Related: How to Build a Strategic Plan That Evolves with Your Institution

Key performance indicators give institutions the ability to hold employees accountable. Reports need to be delivered to someone who has the power to shift direction or make changes if necessary so banks and credit unions can meet the strategic goals they set for themselves.

KPIs have no value if there is not someone at a financial institution who can move the needle and push projects forward.

How Banks and Credit Unions Use Benchmarking to Decide on KPIs

KPIs measure progress toward a goal for an individual FI. But determining a strategy means looking both inward and outward. Every financial institution should benchmark itself against its peers.

From rate shopping to the FDIC’s peer reports, banks and credit unions should set goals and KPIs by first looking next door. It isn’t about copying another FI’s success but about leveraging intelligent insights that can work toward an institution’s competitive advantage.

For instance, an institution may conduct benchmarking and a community needs assessment and discover that many of its consumers live paycheck to paycheck and rely on payday loans when they experience a financial emergency. Banks and credit unions can charge more reasonable interest rates for short-term, unsecured loans, making them an attractive source of increased revenue.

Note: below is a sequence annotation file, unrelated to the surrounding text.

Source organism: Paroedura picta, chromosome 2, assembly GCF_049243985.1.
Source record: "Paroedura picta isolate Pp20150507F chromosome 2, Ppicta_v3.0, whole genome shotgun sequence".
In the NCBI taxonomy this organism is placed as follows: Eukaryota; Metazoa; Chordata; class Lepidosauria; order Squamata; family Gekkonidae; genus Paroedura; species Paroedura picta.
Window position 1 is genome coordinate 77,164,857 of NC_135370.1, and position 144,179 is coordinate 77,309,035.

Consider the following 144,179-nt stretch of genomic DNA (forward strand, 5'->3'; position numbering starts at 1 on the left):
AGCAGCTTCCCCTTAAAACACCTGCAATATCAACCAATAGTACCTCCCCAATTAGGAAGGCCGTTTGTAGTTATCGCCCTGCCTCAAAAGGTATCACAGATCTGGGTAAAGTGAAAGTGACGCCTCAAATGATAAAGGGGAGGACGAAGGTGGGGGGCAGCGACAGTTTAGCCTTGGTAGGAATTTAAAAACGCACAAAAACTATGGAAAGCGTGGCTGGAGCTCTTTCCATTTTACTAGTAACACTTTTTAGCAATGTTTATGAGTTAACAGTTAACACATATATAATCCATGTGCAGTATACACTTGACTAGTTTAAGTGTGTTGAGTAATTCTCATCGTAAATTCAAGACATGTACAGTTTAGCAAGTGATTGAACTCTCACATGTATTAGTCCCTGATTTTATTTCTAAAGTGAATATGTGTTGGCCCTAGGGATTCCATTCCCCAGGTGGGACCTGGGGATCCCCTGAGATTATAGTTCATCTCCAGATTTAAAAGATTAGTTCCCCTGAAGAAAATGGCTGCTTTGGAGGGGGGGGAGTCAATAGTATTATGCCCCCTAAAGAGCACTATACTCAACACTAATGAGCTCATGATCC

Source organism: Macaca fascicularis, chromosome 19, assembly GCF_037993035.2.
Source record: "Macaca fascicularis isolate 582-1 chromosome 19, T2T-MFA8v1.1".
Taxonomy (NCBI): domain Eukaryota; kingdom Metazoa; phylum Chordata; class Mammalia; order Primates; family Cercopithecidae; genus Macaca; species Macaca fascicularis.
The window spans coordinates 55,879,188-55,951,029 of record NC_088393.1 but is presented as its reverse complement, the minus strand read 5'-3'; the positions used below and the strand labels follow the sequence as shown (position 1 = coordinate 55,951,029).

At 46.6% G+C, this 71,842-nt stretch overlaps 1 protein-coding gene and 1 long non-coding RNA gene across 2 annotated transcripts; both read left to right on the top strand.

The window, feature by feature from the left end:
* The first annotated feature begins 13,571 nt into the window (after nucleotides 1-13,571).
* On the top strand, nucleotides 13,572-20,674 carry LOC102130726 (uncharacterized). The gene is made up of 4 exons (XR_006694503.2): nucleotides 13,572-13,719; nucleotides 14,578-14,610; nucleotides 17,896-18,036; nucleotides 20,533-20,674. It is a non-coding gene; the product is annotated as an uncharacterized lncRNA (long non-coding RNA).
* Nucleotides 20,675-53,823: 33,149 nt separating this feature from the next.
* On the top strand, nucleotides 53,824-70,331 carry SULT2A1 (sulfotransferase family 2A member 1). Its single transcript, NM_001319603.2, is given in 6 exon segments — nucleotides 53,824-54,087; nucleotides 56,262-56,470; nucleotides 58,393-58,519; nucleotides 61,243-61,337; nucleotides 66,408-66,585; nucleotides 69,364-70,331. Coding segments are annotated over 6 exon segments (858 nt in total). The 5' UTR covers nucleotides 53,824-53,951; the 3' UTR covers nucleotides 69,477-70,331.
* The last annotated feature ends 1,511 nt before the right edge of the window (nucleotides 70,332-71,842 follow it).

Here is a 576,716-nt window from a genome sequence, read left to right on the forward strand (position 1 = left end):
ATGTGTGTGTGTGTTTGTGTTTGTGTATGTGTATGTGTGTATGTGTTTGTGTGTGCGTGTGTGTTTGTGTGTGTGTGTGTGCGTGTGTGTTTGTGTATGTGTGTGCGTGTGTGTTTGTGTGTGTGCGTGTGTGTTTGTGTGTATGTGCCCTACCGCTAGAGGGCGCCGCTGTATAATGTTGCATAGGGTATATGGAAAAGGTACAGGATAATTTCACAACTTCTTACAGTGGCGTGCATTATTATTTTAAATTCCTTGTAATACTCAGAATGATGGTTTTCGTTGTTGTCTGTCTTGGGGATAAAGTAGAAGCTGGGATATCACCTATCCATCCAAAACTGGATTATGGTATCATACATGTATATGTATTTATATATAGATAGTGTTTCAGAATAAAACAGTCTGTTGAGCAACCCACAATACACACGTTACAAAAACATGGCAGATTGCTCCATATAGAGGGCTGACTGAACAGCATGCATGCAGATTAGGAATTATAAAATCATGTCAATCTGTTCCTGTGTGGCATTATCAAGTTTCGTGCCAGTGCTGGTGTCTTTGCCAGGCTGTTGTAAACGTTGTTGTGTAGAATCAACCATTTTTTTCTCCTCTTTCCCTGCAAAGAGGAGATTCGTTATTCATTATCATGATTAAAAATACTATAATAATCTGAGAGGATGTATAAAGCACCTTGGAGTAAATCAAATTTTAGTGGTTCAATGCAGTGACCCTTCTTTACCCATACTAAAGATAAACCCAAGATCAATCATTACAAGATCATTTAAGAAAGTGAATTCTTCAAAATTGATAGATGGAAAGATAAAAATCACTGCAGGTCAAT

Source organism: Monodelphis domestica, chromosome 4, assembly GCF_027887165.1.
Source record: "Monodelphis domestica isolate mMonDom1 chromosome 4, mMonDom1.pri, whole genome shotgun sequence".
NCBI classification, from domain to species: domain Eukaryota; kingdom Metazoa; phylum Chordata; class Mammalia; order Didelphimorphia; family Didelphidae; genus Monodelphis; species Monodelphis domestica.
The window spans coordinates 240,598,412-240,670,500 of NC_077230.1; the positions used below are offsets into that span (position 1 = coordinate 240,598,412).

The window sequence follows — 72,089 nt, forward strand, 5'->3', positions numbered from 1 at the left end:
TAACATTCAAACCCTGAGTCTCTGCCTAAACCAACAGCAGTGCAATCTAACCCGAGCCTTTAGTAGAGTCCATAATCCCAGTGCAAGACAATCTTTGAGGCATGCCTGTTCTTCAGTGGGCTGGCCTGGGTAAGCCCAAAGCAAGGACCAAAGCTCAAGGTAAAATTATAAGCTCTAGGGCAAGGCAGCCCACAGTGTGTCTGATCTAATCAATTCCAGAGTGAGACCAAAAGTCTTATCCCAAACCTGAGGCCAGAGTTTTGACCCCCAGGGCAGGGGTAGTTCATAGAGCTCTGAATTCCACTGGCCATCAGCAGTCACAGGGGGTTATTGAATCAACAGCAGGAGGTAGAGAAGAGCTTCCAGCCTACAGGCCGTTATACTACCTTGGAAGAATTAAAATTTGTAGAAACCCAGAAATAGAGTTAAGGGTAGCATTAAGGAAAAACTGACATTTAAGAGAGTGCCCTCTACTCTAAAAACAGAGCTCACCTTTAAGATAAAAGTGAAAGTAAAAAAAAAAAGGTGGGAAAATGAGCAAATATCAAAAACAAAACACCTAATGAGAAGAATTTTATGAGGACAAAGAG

Lacking benchmarks for peer institutions, banks and credit unions wander around in the dark in setting strategic goals. Once financial institutions possess the intelligence to understand the needs of their consumers, they can set goals to measure with key performance indicators.

Effectively utilizing KPIs requires FIs to first leverage the knowledge of the areas where their competitors have failed or succeeded.

The Benefits of Using Technology in Establishing KPIs

With the many strategic goals that an institution could set for itself, going through the process of manually conducting intelligence on peer institutions to establish KPIs can be a time-consuming task.

Nrisk is a great partner in discovering what peer institutions are doing. With its call report feature, CFOs and banking leaders can quickly examine call report data from several peer institutions to compare with their own KPIs.

This feature allows banks and credit unions to make more informed choices in setting financial goals, considering the risks involved in any strategic pursuit. While Nrisk enables FIs to proactively manage risk and protect assets, it doubles as a powerful intelligence tool for financial institutions to explore strategic options, fostering more enlightened decision-making in setting KPIs at the board level.